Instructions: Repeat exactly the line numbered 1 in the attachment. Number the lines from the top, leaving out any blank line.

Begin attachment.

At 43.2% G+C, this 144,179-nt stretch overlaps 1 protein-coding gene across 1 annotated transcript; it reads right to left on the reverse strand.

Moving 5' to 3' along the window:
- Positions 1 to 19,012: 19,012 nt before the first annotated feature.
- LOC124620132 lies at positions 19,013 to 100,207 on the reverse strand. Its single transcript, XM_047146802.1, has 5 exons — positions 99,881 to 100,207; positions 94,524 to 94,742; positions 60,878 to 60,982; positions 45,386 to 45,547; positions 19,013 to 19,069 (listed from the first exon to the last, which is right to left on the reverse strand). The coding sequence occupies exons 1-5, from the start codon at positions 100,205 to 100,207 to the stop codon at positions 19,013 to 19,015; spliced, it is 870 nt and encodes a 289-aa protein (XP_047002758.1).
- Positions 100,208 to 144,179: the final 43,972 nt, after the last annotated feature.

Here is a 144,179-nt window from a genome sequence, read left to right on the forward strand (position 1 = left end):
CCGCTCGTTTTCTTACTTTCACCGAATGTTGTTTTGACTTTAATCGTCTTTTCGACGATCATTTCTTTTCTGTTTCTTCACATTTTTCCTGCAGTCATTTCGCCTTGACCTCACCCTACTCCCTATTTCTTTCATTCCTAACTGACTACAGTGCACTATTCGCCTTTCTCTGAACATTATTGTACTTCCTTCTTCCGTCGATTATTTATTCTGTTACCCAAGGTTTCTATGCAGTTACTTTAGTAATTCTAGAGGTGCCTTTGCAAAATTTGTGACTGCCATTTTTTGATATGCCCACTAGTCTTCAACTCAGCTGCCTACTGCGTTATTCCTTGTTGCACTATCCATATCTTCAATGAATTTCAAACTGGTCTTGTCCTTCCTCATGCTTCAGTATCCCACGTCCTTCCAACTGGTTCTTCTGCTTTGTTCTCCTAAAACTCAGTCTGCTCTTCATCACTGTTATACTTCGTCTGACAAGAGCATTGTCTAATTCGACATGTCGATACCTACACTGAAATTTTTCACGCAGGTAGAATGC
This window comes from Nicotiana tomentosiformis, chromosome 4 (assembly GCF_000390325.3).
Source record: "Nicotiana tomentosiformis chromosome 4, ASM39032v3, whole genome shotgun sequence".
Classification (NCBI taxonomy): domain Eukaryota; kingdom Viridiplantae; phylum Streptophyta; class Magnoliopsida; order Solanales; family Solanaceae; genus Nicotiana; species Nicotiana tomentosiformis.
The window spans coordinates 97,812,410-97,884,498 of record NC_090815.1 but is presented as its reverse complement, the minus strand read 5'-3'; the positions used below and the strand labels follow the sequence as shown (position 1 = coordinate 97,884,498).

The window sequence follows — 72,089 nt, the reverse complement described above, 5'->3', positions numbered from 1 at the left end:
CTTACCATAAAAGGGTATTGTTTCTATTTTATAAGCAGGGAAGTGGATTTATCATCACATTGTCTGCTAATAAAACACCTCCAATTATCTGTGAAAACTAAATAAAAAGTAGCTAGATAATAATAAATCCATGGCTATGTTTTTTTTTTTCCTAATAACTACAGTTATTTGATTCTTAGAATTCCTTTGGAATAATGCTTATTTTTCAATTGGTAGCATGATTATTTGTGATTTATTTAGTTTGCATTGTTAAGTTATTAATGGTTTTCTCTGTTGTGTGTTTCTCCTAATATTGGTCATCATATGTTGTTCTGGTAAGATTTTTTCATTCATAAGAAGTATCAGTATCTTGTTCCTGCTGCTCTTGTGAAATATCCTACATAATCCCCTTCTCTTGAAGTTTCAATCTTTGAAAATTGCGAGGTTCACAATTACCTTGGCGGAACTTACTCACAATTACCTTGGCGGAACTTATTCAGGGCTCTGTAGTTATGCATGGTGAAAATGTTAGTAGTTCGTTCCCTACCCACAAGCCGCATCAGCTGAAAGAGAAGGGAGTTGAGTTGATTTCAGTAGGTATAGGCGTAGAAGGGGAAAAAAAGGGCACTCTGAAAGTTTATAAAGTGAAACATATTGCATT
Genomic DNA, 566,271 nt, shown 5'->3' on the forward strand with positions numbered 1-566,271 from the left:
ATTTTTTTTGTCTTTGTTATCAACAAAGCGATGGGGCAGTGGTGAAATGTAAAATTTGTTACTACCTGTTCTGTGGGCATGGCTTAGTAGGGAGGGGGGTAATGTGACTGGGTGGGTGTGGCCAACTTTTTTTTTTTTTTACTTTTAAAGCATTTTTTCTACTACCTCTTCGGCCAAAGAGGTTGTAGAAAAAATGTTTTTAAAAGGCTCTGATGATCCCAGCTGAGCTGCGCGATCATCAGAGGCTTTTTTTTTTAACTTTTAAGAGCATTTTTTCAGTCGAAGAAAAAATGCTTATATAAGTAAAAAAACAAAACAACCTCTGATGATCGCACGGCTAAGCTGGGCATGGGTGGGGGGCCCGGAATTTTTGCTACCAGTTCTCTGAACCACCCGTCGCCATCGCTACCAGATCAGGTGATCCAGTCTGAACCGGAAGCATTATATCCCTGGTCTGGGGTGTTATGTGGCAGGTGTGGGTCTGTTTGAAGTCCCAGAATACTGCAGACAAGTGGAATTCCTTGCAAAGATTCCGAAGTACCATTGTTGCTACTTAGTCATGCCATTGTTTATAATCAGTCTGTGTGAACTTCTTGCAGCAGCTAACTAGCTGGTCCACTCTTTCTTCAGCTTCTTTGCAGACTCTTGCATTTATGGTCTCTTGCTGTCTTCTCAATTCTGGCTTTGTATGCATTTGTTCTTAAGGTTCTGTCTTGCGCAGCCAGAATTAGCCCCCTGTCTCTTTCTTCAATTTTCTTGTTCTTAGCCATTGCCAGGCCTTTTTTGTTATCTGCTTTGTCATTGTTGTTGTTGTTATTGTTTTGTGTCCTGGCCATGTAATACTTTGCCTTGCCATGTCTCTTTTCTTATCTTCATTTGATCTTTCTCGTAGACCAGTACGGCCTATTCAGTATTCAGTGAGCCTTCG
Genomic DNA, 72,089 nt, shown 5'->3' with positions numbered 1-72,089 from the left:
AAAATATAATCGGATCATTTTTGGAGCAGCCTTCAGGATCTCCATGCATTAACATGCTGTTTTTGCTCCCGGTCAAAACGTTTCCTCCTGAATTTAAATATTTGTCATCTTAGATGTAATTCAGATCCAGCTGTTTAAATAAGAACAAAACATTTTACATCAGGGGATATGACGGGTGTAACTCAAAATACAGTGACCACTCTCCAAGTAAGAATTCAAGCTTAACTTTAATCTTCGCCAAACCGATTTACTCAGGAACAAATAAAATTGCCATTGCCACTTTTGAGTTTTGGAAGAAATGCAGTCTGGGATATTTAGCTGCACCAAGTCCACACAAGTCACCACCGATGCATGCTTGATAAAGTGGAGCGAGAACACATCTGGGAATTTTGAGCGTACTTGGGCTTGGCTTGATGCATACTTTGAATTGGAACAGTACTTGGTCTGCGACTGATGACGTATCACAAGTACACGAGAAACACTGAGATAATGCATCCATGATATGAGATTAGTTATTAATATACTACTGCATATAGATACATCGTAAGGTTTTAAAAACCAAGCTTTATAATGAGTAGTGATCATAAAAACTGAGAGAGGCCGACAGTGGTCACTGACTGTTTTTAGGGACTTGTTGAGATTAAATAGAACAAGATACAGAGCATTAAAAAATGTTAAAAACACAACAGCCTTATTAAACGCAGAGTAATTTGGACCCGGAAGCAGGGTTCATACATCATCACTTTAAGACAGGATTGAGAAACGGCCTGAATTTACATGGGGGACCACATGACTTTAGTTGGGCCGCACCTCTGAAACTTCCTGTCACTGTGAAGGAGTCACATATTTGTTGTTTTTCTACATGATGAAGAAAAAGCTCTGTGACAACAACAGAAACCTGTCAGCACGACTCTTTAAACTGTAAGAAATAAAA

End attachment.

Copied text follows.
At 43.2% G+C, this 144,179-nt stretch overlaps 1 protein-coding gene across 1 annotated transcript; it reads right to left on the reverse strand.